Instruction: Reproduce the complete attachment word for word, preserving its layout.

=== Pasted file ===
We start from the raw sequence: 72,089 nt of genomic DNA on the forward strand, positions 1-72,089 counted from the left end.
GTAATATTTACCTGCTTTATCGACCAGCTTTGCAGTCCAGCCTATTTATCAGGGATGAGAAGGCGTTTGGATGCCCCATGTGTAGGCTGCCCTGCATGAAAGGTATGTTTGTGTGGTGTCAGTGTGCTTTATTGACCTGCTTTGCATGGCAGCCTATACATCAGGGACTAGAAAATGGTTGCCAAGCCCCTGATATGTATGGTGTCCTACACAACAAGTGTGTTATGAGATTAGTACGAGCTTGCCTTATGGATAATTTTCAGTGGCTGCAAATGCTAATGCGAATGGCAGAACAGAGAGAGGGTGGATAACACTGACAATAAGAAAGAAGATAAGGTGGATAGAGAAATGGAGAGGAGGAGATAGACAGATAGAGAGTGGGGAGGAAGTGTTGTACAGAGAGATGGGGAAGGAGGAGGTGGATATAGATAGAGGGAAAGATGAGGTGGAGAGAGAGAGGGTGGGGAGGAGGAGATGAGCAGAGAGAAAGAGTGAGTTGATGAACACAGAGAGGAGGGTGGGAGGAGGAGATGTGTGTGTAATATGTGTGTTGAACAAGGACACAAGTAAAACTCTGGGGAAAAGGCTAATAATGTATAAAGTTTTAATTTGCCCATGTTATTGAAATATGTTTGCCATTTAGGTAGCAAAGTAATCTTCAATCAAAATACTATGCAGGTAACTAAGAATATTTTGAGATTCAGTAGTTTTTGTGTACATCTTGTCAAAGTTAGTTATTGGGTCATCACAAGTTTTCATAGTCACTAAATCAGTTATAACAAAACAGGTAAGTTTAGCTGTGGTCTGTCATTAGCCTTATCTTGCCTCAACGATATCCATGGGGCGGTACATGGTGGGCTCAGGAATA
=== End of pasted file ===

We start from the raw sequence: 72,089 nt of genomic DNA on the forward strand, positions 1-72,089 counted from the left end.
GTAATATTTACCTGCTTTATCGACCAGCTTTGCAGTCCAGCCTATTTATCAGGGATGAGAAGGCGTTTGGATGCCCCATGTGTAGGCTGCCCTGCATGAAAGGTATGTTTGTGTGGTGTCAGTGTGCTTTATTGACCTGCTTTGCATGGCAGCCTATACATCAGGGACTAGAAAATGGTTGCCAAGCCCCTGATATGTATGGTGTCCTACACAACAAGTGTGTTATGAGATTAGTACGAGCTTGCCTTATGGATAATTTTCAGTGGCTGCAAATGCTAATGCGAATGGCAGAACAGAGAGAGGGTGGATAACACTGACAATAAGAAAGAAGATAAGGTGGATAGAGAAATGGAGAGGAGGAGATAGACAGATAGAGAGTGGGGAGGAAGTGTTGTACAGAGAGATGGGGAAGGAGGAGGTGGATATAGATAGAGGGAAAGATGAGGTGGAGAGAGAGAGGGTGGGGAGGAGGAGATGAGCAGAGAGAAAGAGTGAGTTGATGAACACAGAGAGGAGGGTGGGAGGAGGAGATGTGTGTGTAATATGTGTGTTGAACAAGGACACAAGTAAAACTCTGGGGAAAAGGCTAATAATGTATAAAGTTTTAATTTGCCCATGTTATTGAAATATGTTTGCCATTTAGGTAGCAAAGTAATCTTCAATCAAAATACTATGCAGGTAACTAAGAATATTTTGAGATTCAGTAGTTTTTGTGTACATCTTGTCAAAGTTAGTTATTGGGTCATCACAAGTTTTCATAGTCACTAAATCAGTTATAACAAAACAGGTAAGTTTAGCTGTGGTCTGTCATTAGCCTTATCTTGCCTCAACGATATCCATGGGGCGGTACATGGTGGGCTCAGGAATA